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Perseid 2015: Meteor Shower Peaks This Week, Here’s How You Can Watch It

Perseid 2015: Meteor Shower Peaks This Week, Here’s How You Can Watch It
Perseids, again John Fowler / Flickr CC BY 2.0

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Perseid 2015: Meteor Shower Peaks This Week, Here’s How You Can Watch It

This year, the Perseid meteor shower will provide the brightest view in years because of a coinciding new moon.

“The Perseids feature fast and bright meteors that frequently leave trains, and in 2015 there will be no moonlight to upstage the shower,” NASA said.

When Will The Meteor Shower Peak?

The celestial event, which falls in the Perseus constellation in the northeastern part of the sky, will occur late Wednesday night through the pre-dawn hours of Thursday.

During this year’s Perseid meteor, the moon will be almost invisible during its peak, according to International Business Times. The best time to watch the phenomena will be at 4 a.m. on August 13, when skygazers will be able to see almost 100 meteors an hour, as reported by Universe Today.

The American Meteor Society and Sky & Telescope have maps to help locate the constellations Cassiopeia and Perseus. Observers can also make use of iOS and Google Android applications like Skyview.

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“Pastures or farms are good” to view the meteor shower, NASA’s meteor expert Bill Cooke said.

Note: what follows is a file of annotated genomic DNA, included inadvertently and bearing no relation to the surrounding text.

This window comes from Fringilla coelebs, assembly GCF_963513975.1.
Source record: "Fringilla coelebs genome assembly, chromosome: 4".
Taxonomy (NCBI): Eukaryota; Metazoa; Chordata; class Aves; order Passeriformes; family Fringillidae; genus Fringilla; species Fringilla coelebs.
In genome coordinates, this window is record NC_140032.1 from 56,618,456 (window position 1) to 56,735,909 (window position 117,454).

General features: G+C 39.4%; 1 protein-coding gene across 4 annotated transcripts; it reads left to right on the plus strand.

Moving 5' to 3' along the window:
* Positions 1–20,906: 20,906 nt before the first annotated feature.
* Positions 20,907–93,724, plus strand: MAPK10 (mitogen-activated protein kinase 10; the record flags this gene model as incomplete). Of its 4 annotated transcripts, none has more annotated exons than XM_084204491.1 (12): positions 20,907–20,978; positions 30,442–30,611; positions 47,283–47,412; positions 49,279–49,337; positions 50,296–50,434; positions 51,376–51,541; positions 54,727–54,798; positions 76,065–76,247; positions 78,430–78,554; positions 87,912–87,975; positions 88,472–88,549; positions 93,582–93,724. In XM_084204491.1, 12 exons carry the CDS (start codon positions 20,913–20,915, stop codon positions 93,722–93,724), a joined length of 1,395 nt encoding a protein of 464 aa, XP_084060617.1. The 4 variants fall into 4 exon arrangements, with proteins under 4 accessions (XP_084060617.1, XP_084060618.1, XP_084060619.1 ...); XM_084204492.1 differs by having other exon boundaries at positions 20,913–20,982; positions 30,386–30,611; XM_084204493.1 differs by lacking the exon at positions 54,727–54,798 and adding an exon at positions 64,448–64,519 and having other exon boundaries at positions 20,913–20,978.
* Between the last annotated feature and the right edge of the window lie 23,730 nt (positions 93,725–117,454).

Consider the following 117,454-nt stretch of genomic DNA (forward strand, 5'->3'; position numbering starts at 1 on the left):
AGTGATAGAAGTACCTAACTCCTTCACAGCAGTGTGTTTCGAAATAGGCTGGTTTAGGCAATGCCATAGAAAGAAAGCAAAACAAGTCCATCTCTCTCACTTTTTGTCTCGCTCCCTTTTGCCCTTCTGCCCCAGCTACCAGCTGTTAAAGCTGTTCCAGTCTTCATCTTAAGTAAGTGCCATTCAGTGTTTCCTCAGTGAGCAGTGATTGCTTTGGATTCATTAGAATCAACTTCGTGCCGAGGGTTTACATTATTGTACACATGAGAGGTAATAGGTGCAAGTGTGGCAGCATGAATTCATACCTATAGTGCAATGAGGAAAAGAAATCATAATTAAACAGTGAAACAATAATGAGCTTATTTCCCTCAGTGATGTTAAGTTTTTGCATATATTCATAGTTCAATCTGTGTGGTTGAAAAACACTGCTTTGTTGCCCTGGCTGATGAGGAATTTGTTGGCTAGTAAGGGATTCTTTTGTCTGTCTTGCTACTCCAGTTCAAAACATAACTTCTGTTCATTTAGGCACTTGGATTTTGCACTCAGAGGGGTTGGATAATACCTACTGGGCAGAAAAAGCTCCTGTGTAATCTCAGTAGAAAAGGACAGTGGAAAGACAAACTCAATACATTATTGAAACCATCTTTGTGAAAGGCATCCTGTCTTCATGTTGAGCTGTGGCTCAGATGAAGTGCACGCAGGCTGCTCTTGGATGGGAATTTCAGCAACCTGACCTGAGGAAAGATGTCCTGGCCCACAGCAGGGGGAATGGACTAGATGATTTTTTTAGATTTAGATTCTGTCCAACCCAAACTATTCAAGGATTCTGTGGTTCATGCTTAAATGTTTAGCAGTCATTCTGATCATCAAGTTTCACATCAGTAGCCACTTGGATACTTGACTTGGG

“Anywhere where there’s a clear sky – state parks, national parks,” are also ideal places to view the celestial event, he said, as reported by Business Insider.

“Normally with the other meteor showers I’d say you’d see none, but the Perseids have a few very bright ones and you might see those from the city. People in cities shouldn’t expect to see more than a handful of Perseids over the course of one night.”

He further said, “If you can’t get away from the city, you need to put yourself in the shadow of a building where you can still see a lot of sky,” Cooke said. “Go somewhere dark where there’s not a street light bearing down you.”

What Are Perseid Meteors?

According to USA Today, NASA explains Perseid meteors as particles comprising of dust and ice from the Swift-Tuttle comet. Each August, the comet and Earth cross paths, and the particles from the comet enter Earth’s atmosphere and burn, producing an atmospheric light show.

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